NYFA: I think in the forge of creativity, there’s a lot of brilliant movies that are made in the spirit of team work and camaraderie and similarly there are plenty of flops and projects that have fallen apart completely because people have wanted to take it all on themselves and, like you say, not trusting your cameraman, not trusting your dolly grip or whoever it might be on set and I think that’s a very important lesson.

KW: It’s interesting because the film that I wrote and I edited and produced and directed was my film Compositions, a thirty-minute film. And it looked at the life of an African-American female and male who were in a relationship where there was domestic violence. And Compositions, it wasn’t an excellent film, it was a good film. It was actually sold to BET films and aired on television quite a few times, but that film is really what helped me get my start in television.

NYFA: What would you say to students who feel that their initial project, like Compositions, is maybe too ambitious, or tackles a topic that is really heavy, or really quite adventurous. What would you say, just get on and do it? Have that grit?

KW: I would say take the grit and get on and do it. What’s interesting is that when I finished Compositions and they had this contest at Cannes at the time, they would have what you call the “dead zone” hour and it would take student film projects at Cannes, so there would be films airing twenty-four hours a day. So my film Compositions got into the dead hour and I would say there were probably, I could be overestimating, five people in the theater at twelve o’clock at night and that’s five including my mom and I. Two women came in and they sat directly behind us and they talked the whole time about how bad my film was.

NYFA: Oh no!

KW: (Laughs) And they were like, “Oh, this is just horrible,” the filmmaker, and it was horrible and the woman kept saying “This filmmaker has talent. She has, she’s obviously been to film school, she needs some real world experience.” And that’s what she kept saying. So when the film ended, all thirty minutes, the lights go on and she leaned over her chair and said “That was horrible! What did you think of it?” And I said, “You know, when I made it I really liked it when I made it.” And she was like, “Oh, you need some real world experience. You really have talent. Where did you go to film school?” And I said I went to the New York Film Academy, I said I was well-trained, but you know, I haven’t worked in the business. And Compositions was my first exercise. And she said, “Well obviously you’ve been well trained. Take this phone number, call my best friend, and she’ll give you a job.”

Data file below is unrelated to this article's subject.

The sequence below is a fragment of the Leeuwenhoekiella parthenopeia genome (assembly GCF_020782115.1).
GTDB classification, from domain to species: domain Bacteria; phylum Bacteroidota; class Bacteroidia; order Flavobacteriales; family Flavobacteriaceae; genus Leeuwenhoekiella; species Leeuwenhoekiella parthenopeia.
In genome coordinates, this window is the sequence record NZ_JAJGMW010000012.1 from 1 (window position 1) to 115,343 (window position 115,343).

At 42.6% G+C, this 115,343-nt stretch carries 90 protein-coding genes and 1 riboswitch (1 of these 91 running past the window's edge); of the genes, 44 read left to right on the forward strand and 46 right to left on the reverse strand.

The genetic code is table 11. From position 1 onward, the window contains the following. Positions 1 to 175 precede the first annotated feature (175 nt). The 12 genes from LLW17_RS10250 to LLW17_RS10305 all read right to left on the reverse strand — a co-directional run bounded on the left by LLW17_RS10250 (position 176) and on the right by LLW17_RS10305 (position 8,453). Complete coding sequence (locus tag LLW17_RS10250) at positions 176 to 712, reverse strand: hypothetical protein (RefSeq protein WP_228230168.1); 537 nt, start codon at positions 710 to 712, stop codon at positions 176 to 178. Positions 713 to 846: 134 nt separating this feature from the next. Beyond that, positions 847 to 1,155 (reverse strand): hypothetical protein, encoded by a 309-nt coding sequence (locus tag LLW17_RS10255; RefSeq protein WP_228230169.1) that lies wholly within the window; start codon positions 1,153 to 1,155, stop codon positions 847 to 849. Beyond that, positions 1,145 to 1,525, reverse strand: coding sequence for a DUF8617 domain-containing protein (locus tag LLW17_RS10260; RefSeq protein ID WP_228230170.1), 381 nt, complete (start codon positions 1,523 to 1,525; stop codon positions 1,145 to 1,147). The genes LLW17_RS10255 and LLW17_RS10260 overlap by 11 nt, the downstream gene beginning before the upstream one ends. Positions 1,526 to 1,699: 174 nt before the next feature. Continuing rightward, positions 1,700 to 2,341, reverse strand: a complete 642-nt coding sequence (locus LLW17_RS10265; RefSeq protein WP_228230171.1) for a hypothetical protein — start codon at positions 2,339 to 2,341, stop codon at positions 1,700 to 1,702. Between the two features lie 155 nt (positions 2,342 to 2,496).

NYFA: Oh fantastic!

KW: And I’m like, OK, that’s interesting. I got back to America and my mom said, “Well, are you going to call?” I said, “Well, why don’t I try? I have no idea who this is, but as my professor said you won’t even know until you try, you might as well jump out there and see what happens.” I did call the number and the woman’s best friend happened to be Judith McGrath who was the president of MTV at the time and I started as an associate producer at MTV less than a week later. And the woman says “I know New York Film Academy, I know you’re trained, we’re going to start you as an associate producer.” Not as a PA, I started as an associate producer.

NYFA: Wow.

NYFA: Thank you Kaye. And once again, you can check out all of Kaye’s fantastic work down in the description box below and do remember to subscribe to this channel so that you can hear more featured interviews like this. It’s always a pleasure to chat to our alumni, especially to people who are doing such amazing work as Kaye, so do hit that subscribe button, give this a thumbs up if you found this advice useful, and drop us a comment in the box below. Ciao!

KW: Ciao!

This was just a snippet of our interview with Karsonya Whitehead. To view the full interview please visit here.